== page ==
IronChef/Erik 
He's picking the nearest vertex given a barycentric coordinate. The method is actually quite clever.
Given a triangle A+u(BA)+v(CA), the values of u and v corresponding to A, B and C respectively are (0,0), (1,0) and (0,1). We can partition the triangle into three quadrilateral regions corresponding to each vertex, such that if u and v are in that region, then the point is closer to that vertex than to any other. The regions all share a common vertex in the barycenter (1/3,1/3), and adjacent regions share vertices along edge midpoints, which are (1/2,0), (0,1/2) and (1/2,1/2).
The regions corresponding to each vertex are defined by the following points:
A: (0,0) (1/2,0) (1/3,1/3), (0,1/2) B: (1,0) (1/2,1/2) (1/3,1/3), (1/2,0) C: (0,1) (0,1/2) (1/3,1/3), (1/2,1/2)
The naive implementation would pick the pair (u,v) and then perform the four checks necessary to place it in a given region. In contrast, shields' method does the following. First, you notice that the line u=v is the line through A and the midpoint of the edge BC. The line u=(1uv) ==> 2u=1v ==> u = 1/2  1/2v is the line through C and the midpoint of the edge BA. Finally, the line v=(1uv) ==> 2v=1u ==> v = 1/2  1/2v is the line through B and the midpoint of the edge AC. But those are the exactly the lines that bound the regions we just found earlier.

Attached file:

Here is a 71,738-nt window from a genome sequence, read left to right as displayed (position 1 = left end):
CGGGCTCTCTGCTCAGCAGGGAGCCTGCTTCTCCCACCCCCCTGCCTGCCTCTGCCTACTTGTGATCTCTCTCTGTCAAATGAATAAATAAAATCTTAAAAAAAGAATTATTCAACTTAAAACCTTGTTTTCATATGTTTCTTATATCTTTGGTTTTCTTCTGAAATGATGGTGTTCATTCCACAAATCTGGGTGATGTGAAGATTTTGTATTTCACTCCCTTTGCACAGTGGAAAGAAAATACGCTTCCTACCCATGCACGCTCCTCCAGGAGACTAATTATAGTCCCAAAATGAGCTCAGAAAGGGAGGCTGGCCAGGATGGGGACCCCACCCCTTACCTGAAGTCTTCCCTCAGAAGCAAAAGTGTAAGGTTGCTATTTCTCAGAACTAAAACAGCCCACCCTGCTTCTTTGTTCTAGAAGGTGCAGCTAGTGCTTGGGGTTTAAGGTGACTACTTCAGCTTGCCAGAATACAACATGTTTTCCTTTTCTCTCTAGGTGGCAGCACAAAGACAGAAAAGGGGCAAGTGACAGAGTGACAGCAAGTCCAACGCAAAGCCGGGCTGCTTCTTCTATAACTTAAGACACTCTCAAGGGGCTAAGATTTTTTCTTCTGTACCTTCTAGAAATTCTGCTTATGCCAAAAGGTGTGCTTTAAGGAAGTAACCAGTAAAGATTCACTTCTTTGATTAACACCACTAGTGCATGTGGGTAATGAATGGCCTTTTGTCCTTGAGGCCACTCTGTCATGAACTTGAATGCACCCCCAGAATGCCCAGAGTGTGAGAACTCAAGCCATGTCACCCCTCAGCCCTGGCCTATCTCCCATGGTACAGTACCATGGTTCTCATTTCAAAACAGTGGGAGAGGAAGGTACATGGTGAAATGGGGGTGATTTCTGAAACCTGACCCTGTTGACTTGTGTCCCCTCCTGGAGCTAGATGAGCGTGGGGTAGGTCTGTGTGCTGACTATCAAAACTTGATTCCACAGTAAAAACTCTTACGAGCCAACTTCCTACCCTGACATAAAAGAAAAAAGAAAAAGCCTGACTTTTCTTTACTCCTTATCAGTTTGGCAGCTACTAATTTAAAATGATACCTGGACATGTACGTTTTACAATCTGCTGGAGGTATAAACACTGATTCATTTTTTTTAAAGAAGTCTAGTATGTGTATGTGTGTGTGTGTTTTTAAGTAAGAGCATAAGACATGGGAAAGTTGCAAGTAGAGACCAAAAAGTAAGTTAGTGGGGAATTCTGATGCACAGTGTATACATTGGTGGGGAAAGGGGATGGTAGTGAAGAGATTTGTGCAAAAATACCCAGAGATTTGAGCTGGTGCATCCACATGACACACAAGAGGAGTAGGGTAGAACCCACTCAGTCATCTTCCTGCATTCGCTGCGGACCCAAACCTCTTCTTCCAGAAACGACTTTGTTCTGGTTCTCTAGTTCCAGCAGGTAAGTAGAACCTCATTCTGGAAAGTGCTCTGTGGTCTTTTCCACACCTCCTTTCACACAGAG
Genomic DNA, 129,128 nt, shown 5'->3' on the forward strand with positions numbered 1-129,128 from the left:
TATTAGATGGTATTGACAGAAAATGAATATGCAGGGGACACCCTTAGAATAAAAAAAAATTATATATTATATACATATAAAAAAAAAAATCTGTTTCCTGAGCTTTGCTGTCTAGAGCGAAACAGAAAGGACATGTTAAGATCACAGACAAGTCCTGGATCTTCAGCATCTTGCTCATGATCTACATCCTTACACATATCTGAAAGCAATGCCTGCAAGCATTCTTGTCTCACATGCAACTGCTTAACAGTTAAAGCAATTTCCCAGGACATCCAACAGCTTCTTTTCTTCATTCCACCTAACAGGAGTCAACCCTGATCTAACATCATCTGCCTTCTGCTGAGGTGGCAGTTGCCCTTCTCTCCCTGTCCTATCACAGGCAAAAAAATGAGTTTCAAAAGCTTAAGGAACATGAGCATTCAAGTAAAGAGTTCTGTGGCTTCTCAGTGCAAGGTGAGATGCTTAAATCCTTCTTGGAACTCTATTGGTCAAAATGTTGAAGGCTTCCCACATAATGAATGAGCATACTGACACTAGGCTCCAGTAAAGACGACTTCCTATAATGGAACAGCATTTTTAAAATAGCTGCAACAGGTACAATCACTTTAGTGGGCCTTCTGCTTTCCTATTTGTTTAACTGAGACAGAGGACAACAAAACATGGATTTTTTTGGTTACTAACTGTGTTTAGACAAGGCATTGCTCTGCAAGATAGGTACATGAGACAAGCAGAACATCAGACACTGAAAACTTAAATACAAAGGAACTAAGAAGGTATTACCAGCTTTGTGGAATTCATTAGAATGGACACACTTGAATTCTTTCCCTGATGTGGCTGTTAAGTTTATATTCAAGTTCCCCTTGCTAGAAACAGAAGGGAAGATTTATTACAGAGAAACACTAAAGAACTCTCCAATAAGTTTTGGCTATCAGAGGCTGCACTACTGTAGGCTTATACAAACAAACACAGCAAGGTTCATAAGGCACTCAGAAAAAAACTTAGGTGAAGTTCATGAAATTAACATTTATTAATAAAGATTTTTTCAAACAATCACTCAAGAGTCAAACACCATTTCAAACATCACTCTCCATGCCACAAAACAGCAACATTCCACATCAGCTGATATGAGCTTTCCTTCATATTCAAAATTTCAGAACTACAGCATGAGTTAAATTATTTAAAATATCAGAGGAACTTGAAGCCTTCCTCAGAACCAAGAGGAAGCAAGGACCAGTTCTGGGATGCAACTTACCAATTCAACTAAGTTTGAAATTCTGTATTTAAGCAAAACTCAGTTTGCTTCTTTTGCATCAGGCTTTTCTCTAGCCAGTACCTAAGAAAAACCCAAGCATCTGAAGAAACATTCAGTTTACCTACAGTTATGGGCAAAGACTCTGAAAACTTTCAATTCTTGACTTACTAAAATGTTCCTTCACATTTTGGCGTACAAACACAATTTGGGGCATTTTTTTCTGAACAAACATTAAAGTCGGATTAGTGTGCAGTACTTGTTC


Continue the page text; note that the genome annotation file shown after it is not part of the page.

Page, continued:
So the code does the following:
If (u,v) is on the left of the line through A and (B+C)/2, then
{
If (u,v) is on the right of the line through C and (A+B)/2, then we're
closest to B. Otherwise, the point is closest to A.
}
else
{
If (u,v) is on the right of the line through B and (A+C)/2, then we're
closest to C. Otherwise, the point is closest to A.
}

goltrpoat
EDIT: "Left" and "right" are used assuming clockwise winding of the triangle, and the direction of splitter lines is taken to be going from a vertex to the midpoint of the opposite edge.